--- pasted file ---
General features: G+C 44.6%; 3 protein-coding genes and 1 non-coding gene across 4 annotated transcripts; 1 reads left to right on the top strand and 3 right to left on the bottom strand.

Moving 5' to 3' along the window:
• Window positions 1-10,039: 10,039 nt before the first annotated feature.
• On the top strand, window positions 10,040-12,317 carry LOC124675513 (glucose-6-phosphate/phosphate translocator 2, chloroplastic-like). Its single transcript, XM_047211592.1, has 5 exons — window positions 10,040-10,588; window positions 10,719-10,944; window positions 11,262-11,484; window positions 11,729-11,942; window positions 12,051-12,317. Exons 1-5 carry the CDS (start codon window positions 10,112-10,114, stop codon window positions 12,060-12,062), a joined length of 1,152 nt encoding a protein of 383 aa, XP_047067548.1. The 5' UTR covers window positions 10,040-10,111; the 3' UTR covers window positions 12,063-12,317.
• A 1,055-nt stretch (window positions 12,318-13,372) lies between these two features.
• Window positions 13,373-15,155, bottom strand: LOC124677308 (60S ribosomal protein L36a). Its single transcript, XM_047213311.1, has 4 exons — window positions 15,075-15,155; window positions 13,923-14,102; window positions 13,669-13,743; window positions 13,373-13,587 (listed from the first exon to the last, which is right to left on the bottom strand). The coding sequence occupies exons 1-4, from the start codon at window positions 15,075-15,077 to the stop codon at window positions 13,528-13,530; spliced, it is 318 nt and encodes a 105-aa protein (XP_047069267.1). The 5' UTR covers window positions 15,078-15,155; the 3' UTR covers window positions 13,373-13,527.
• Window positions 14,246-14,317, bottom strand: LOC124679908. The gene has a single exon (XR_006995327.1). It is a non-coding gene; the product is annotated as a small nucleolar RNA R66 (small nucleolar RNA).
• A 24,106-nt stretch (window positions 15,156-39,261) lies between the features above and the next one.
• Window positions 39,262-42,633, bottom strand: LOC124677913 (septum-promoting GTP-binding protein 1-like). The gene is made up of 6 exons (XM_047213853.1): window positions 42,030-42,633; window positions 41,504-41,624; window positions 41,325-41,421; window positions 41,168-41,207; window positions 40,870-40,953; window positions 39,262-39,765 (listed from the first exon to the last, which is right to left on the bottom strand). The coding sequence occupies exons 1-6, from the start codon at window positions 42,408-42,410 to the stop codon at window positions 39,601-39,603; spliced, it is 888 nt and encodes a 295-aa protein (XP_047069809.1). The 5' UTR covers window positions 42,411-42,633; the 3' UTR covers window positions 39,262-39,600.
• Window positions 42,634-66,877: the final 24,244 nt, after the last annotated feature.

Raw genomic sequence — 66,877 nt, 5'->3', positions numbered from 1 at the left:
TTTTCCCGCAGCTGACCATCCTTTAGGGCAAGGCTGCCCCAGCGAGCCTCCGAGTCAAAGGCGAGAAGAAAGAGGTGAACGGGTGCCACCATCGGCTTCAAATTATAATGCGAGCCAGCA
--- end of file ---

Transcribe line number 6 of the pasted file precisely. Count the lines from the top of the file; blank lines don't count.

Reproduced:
• Window positions 13,373-15,155, bottom strand: LOC124677308 (60S ribosomal protein L36a). Its single transcript, XM_047213311.1, has 4 exons — window positions 15,075-15,155; window positions 13,923-14,102; window positions 13,669-13,743; window positions 13,373-13,587 (listed from the first exon to the last, which is right to left on the bottom strand). The coding sequence occupies exons 1-4, from the start codon at window positions 15,075-15,077 to the stop codon at window positions 13,528-13,530; spliced, it is 318 nt and encodes a 105-aa protein (XP_047069267.1). The 5' UTR covers window positions 15,078-15,155; the 3' UTR covers window positions 13,373-13,527.